With Cape summer sizzle in somewhat short supply from our Operators this season, leave it to the Snaiths to take matters into their own hands.
We know Snaith Racing sets the bar in terms of PR and marketing, but they exceeded even their own very high standards by arranging a breakfast outing for 13 of their Met Day feature runners to Muizenberg beach last Friday.
Keep it simple
Disclaimer – I am not a marketing guru – far from it – but I am a consumer and I do know what I like and what might make me take a second look at something. I instinctively distrust anything with too much tinsel (one always wonders what the unnecessary sparkle might be hiding) and prefer something simple and straightforward, that makes things easy for me to understand and makes me feel part of whatever it is that’s on offer. You know, the old ‘keep it simple, stupid’ (although admittedly in my case it could equally be ‘keep it simple for me coz I’m stupid – or usually ‘so stupidly busy that I don’t have time to process and appreciate complicated marketing offensives’). Like I said, I’m no guru, but if someone can make something easy to understand and make it look do-able for normal, every day folks, well, that makes me feel like I might just be able to enjoy it too.
Of course there’s nothing wrong with making a bit of fuss, but there is seldom much point in gilding a perfectly good lily. Which is why I loved Friday’s beach outing so much.
Being awesome – all in a day’s work
Firstly, it wasn’t a ‘special’, one-off stunt. The Snaiths take their string to the beach as part of their training programme, so the horses know the routine, they know the beach and they know it’s a recreational outing for them to get some fresh air, a change of scenery and to have a gentle splash in the ocean while taking in some lovely scenery. And if they help provide some scenery for the general public in doing so, so much the better.
The thirteen-strong string arrived in the red liveried trucks of Suskia Trading. As most of the public and press had already arrived and gathered in an expectant huddle, we were all treated to the sight of a succession of beautiful horses stepping politely off the trucks, smartly turned out with their tack and saddle cloths with each horse’s name on.
As making an entrance goes, it was definitely a winner. Simple, clever, effective and above all, thoughtful – particularly for some of the mainstream press (hallelujah!) who had turned up. As Jono Snaith pointed out when I complimented him on it, you wouldn’t go to a premiership football game and not see the players’ names on their shirts, which I thought was an excellent point. As one of those things that make me go ‘hmmm’, surely our horses (and our public) deserve the same courtesy?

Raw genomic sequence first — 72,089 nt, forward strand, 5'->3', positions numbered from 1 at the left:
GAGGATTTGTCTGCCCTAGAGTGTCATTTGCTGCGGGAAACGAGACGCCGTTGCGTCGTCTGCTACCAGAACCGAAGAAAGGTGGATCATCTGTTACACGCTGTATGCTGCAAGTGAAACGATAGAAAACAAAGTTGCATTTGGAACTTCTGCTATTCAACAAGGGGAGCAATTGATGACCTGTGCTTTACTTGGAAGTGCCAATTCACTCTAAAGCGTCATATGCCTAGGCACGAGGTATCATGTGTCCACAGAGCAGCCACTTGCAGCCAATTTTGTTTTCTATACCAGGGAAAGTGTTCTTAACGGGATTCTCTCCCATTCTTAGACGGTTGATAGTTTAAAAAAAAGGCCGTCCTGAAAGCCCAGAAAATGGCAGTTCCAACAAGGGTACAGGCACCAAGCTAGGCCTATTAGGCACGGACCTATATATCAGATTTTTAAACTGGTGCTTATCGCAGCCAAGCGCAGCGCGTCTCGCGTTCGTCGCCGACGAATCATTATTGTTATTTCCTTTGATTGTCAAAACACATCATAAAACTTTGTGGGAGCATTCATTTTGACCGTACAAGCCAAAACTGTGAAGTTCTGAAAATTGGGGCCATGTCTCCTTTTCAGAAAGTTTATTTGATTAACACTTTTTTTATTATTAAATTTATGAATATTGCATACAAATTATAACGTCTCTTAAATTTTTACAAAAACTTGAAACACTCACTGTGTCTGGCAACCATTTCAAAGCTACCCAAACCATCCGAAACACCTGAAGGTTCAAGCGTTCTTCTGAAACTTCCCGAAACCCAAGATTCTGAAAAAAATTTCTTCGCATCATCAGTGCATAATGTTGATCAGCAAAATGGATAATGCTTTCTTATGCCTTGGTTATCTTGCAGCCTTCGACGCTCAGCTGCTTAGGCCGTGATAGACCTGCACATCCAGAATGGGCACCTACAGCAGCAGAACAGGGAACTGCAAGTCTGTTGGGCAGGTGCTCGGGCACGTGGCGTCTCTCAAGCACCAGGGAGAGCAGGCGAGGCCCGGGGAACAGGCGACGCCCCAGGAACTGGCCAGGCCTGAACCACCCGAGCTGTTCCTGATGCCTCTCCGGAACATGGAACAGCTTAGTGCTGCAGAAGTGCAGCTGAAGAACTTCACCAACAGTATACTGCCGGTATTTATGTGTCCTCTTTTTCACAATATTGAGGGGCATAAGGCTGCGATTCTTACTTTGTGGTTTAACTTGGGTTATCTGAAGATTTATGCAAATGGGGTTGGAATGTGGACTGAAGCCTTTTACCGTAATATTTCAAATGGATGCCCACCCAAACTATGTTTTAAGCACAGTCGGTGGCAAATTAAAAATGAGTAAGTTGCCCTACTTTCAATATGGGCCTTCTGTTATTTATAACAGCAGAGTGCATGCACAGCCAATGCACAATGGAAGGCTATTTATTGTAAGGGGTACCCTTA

It goes without saying that the Snaith grooms were all beautifully turned out as well, in functional slacks and a blue jacket, to make it all feel organised and cohesive as well as making it easy to spot someone when you needed help.
The next bit of brilliance was the riding panel. Along with Bernard Fayd’herbe on Cot Campbell and Grant van Niekerk on Oh Susanna, Justin led out the string on Snowdance (who seems so sweet and gentle that you want to wrap her up and take her home), his dad Chris (and his errant polo helmet) rode African Night Sky, mum Sue was on Star Express, Andrea Schroder (who ‘wo’mans the Snaith office admin) on Copper Force, Kenilworth Racing’s Teresa Esplin on Master’s Spirit (who, as a foal, famously broke loose from his handlers at Klipdrif – twice – after his sire Jet Master’s death to go and stand on his grave), Jill Warner (of Carry On Alice fame) on Elusive Silva and Tina Plattner on Krambambuli. Rounding off the group were Kasimir, Cape Flying Championship hopefuls Sergeant Hardy and Jo’s Bond and glamorous Cape Derby contender, Do It Again.
It is worth a mention that young Thoroughbreds – and perhaps the racing industry in general – are deemed somewhat mad, bad and dangerous to know by the outside world, so what better proof to the contrary than the Snaith A team, manned by a cross section of industry representatives, meandering along a public beach in a fairly determined South-Easter as politely as you like. A real testament to the horsemanship in the yard.
Afterwards, the horses were untacked and the grooms filled the air with shrill whistles as they encouraged their charges to have a well-deserved roll, while cameras clicked and everyone got a chance to get up close and personal with their favourite (or favourites, if you were quick about it). In fact, as one of the press ‘togs’ was disappointed at missing the rolling shot he wanted, Teresa Esplin got the groom to whistle again and the horse happily obliged for a second time. All in a day’s work!